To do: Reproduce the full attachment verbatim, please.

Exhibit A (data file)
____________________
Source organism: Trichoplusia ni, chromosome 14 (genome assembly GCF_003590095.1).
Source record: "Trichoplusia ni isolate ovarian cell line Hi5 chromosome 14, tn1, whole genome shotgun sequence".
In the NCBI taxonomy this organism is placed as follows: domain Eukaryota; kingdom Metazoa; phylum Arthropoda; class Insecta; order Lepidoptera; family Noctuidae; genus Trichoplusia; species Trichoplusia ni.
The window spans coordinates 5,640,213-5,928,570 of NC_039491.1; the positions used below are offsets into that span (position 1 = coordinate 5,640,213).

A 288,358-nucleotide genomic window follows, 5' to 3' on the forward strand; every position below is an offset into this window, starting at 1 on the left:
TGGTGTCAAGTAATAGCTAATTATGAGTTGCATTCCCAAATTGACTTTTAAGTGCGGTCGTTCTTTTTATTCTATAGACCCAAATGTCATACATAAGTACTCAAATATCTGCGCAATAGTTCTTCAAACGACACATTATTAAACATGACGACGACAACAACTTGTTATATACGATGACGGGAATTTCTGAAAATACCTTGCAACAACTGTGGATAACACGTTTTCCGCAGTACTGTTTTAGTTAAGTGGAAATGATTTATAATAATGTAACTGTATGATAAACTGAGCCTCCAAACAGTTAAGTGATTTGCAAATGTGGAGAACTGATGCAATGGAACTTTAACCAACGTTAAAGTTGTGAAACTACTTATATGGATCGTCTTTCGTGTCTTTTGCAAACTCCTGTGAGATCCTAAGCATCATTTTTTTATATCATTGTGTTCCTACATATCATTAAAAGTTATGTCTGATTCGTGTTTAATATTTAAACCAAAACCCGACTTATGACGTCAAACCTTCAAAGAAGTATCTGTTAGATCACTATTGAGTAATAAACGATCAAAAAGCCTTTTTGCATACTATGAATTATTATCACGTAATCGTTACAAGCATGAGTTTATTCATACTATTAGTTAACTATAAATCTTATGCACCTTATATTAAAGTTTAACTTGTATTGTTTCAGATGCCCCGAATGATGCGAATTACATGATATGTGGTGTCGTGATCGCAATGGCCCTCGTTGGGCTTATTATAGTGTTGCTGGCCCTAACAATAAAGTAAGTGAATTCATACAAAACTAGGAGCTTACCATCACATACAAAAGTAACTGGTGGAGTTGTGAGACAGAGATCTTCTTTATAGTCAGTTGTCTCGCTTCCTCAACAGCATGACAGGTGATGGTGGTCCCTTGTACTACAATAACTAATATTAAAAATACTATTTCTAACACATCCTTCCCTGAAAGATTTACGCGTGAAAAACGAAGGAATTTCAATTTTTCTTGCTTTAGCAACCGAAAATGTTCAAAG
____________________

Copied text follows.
Source organism: Trichoplusia ni, chromosome 14 (genome assembly GCF_003590095.1).
Source record: "Trichoplusia ni isolate ovarian cell line Hi5 chromosome 14, tn1, whole genome shotgun sequence".
In the NCBI taxonomy this organism is placed as follows: domain Eukaryota; kingdom Metazoa; phylum Arthropoda; class Insecta; order Lepidoptera; family Noctuidae; genus Trichoplusia; species Trichoplusia ni.
The window spans coordinates 5,640,213-5,928,570 of NC_039491.1; the positions used below are offsets into that span (position 1 = coordinate 5,640,213).

A 288,358-nucleotide genomic window follows, 5' to 3' on the forward strand; every position below is an offset into this window, starting at 1 on the left:
TGGTGTCAAGTAATAGCTAATTATGAGTTGCATTCCCAAATTGACTTTTAAGTGCGGTCGTTCTTTTTATTCTATAGACCCAAATGTCATACATAAGTACTCAAATATCTGCGCAATAGTTCTTCAAACGACACATTATTAAACATGACGACGACAACAACTTGTTATATACGATGACGGGAATTTCTGAAAATACCTTGCAACAACTGTGGATAACACGTTTTCCGCAGTACTGTTTTAGTTAAGTGGAAATGATTTATAATAATGTAACTGTATGATAAACTGAGCCTCCAAACAGTTAAGTGATTTGCAAATGTGGAGAACTGATGCAATGGAACTTTAACCAACGTTAAAGTTGTGAAACTACTTATATGGATCGTCTTTCGTGTCTTTTGCAAACTCCTGTGAGATCCTAAGCATCATTTTTTTATATCATTGTGTTCCTACATATCATTAAAAGTTATGTCTGATTCGTGTTTAATATTTAAACCAAAACCCGACTTATGACGTCAAACCTTCAAAGAAGTATCTGTTAGATCACTATTGAGTAATAAACGATCAAAAAGCCTTTTTGCATACTATGAATTATTATCACGTAATCGTTACAAGCATGAGTTTATTCATACTATTAGTTAACTATAAATCTTATGCACCTTATATTAAAGTTTAACTTGTATTGTTTCAGATGCCCCGAATGATGCGAATTACATGATATGTGGTGTCGTGATCGCAATGGCCCTCGTTGGGCTTATTATAGTGTTGCTGGCCCTAACAATAAAGTAAGTGAATTCATACAAAACTAGGAGCTTACCATCACATACAAAAGTAACTGGTGGAGTTGTGAGACAGAGATCTTCTTTATAGTCAGTTGTCTCGCTTCCTCAACAGCATGACAGGTGATGGTGGTCCCTTGTACTACAATAACTAATATTAAAAATACTATTTCTAACACATCCTTCCCTGAAAGATTTACGCGTGAAAAACGAAGGAATTTCAATTTTTCTTGCTTTAGCAACCGAAAATGTTCAAAG